But, now it’s Thursday morning and though I’m not 100%, the pain has subsided and shifted in a way that supports the idea that yes — even though I paged my doctor and considering the emergency room at one point — it was likely was just trapped gas that is running its course, if not so quickly as I may wish. There’s also a chance that this episode may be the first in a series known as “the new normal”— a non-serious but painful pain, that, as it comes and goes, will need to be analyzed (did I eat the wrong thing, or too quickly, or in the wrong order?), and ultimately incorporated—ie. balanced and juggled—along with the rest of life.

“Balancing and juggling” feels thematically appropriate to a tarot card I pulled last night. (Very recently I’ve been introduced to tarot cards, and have been drawing a card each morning and evening, not as prophesy, but as a way to learn the cards and think about life.) I drew the Two of Pentacles.

Also called “The Juggler,” the Two of Pentacles is about trying to keep all our earthly balls in the air— work, family, money, projects, food, clothing, shelter etc. And, of course, holding our temporary bodies together for as long as we can while we’re here!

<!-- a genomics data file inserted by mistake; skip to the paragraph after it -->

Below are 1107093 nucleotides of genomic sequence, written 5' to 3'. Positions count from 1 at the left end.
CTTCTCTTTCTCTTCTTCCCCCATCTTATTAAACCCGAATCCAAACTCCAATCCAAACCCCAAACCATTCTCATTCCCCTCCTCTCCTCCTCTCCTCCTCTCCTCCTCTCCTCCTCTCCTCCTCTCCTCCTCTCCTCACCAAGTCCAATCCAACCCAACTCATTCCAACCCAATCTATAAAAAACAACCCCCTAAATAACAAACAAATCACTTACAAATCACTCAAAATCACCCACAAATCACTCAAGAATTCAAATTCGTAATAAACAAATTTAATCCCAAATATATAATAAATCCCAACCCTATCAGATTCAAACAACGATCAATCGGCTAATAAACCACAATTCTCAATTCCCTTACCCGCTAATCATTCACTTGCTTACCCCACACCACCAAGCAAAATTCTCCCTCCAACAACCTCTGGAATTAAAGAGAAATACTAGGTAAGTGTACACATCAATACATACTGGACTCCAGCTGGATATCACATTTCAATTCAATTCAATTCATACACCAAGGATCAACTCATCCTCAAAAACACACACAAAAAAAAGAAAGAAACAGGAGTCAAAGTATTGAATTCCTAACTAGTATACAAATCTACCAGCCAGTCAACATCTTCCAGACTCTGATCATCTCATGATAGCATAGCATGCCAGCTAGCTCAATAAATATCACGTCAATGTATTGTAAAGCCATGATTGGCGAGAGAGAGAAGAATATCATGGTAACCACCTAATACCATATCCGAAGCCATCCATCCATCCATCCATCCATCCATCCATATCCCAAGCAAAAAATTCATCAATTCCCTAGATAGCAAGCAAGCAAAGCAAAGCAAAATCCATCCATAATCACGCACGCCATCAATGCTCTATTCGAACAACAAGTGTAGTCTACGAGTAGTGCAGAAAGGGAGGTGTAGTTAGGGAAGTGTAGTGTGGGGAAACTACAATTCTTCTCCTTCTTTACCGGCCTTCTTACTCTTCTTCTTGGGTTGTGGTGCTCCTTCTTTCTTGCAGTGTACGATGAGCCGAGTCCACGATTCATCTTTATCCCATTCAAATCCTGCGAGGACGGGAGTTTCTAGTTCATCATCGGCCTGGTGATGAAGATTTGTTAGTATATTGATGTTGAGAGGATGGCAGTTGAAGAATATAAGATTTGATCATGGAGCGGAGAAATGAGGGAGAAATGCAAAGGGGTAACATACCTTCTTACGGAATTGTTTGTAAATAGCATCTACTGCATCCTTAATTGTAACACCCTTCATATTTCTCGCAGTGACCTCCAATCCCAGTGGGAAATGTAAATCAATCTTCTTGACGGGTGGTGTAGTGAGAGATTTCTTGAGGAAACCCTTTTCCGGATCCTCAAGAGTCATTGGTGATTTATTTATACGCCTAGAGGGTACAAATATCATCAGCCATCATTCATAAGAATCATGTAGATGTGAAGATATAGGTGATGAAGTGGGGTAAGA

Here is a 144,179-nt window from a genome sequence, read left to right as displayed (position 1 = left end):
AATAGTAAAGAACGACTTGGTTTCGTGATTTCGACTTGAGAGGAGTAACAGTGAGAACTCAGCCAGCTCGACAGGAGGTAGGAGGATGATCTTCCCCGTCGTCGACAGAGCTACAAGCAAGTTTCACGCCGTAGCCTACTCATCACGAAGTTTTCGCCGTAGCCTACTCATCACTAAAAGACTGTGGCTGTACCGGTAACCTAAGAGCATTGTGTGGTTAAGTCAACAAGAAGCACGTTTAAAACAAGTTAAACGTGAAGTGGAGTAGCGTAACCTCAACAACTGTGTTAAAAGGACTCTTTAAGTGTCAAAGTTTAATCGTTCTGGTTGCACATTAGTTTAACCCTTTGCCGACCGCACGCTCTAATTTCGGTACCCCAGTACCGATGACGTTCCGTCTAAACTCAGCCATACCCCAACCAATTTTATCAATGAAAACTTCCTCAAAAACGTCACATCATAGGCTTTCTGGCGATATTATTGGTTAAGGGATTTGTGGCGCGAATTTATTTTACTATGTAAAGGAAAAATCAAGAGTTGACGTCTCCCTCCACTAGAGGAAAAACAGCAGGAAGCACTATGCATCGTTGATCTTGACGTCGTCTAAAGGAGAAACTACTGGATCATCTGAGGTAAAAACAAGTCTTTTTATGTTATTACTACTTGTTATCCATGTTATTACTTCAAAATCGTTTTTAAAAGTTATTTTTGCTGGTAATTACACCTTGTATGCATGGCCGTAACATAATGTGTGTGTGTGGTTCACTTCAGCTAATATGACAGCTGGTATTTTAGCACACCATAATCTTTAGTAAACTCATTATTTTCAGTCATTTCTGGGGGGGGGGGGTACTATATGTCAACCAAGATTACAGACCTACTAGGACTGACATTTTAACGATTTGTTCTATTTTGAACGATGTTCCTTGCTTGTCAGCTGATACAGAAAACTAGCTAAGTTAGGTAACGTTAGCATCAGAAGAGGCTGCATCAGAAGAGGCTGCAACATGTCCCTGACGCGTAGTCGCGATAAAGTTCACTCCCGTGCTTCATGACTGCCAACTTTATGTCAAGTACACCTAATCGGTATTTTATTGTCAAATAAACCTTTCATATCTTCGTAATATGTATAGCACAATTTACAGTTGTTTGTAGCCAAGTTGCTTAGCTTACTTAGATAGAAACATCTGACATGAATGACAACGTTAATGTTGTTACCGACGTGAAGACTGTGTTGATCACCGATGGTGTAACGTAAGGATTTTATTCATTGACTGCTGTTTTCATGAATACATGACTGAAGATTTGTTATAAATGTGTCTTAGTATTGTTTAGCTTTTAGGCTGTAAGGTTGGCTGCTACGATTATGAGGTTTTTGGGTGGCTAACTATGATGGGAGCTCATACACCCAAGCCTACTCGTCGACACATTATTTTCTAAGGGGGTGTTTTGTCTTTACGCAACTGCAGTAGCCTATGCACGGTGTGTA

I think I have a lot in common with the dude pictured on this card: We’re both running a little to stay underneath those “infinite” balls that we’re juggling or balancing— or both. Our shoes don’t match, but at least we’ve got some on — even if the same can’t be said for pants! Our boats rock on topsy, turvy, turbulent seas, but they’re still upright and moving forward. Sure, it all feels a little precarious, but somehow, nothing’s crashing to the ground. Maybe because we’ve both had some practice with boats and balls and waves all moving up and down, and understand that, tiring as it can be, there’s some fun in doing the dance, seeing how long we can keep it all going!